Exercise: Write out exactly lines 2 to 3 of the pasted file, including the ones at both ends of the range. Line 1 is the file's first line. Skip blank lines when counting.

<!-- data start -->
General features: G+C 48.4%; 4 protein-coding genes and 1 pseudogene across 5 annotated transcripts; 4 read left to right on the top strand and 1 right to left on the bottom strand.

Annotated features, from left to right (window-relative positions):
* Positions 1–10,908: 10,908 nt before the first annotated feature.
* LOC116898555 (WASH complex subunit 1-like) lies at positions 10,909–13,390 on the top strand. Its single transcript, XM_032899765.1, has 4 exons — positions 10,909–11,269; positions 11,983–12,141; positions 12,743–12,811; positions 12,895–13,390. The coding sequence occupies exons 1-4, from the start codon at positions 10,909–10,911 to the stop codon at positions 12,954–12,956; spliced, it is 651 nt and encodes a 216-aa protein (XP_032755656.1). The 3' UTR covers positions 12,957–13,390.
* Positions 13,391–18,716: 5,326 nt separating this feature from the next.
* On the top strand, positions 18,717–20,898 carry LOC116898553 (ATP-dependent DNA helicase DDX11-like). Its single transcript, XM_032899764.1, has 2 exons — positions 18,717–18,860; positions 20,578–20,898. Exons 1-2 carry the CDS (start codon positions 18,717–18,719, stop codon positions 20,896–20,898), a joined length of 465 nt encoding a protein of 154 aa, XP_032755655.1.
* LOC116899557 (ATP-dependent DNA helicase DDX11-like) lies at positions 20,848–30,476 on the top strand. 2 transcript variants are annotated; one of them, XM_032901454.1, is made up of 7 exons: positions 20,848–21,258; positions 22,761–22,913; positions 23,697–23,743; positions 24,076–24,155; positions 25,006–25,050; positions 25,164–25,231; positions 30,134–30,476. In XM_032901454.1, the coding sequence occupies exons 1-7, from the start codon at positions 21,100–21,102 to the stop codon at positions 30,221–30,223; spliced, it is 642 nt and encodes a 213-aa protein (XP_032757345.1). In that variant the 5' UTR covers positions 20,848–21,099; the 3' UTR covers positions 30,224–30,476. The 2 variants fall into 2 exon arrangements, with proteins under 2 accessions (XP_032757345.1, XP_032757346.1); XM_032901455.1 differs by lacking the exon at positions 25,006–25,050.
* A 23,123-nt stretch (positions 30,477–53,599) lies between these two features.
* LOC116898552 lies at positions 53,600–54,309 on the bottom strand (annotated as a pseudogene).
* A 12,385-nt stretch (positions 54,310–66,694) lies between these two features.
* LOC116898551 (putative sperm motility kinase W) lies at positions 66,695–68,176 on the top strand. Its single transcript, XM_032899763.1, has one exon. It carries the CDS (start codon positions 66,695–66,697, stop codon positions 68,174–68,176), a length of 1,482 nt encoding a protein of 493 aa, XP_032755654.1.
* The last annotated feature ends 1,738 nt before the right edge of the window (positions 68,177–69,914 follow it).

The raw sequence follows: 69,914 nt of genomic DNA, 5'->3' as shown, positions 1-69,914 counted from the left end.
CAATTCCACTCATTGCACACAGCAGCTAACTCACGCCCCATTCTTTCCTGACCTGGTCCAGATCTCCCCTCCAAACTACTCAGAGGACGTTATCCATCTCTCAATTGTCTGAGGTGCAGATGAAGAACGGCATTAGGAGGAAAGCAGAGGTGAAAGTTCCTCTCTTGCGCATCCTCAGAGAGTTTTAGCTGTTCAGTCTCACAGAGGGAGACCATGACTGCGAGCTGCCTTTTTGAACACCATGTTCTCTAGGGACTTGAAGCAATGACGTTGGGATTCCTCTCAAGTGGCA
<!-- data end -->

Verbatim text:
Annotated features, from left to right (window-relative positions):
* Positions 1–10,908: 10,908 nt before the first annotated feature.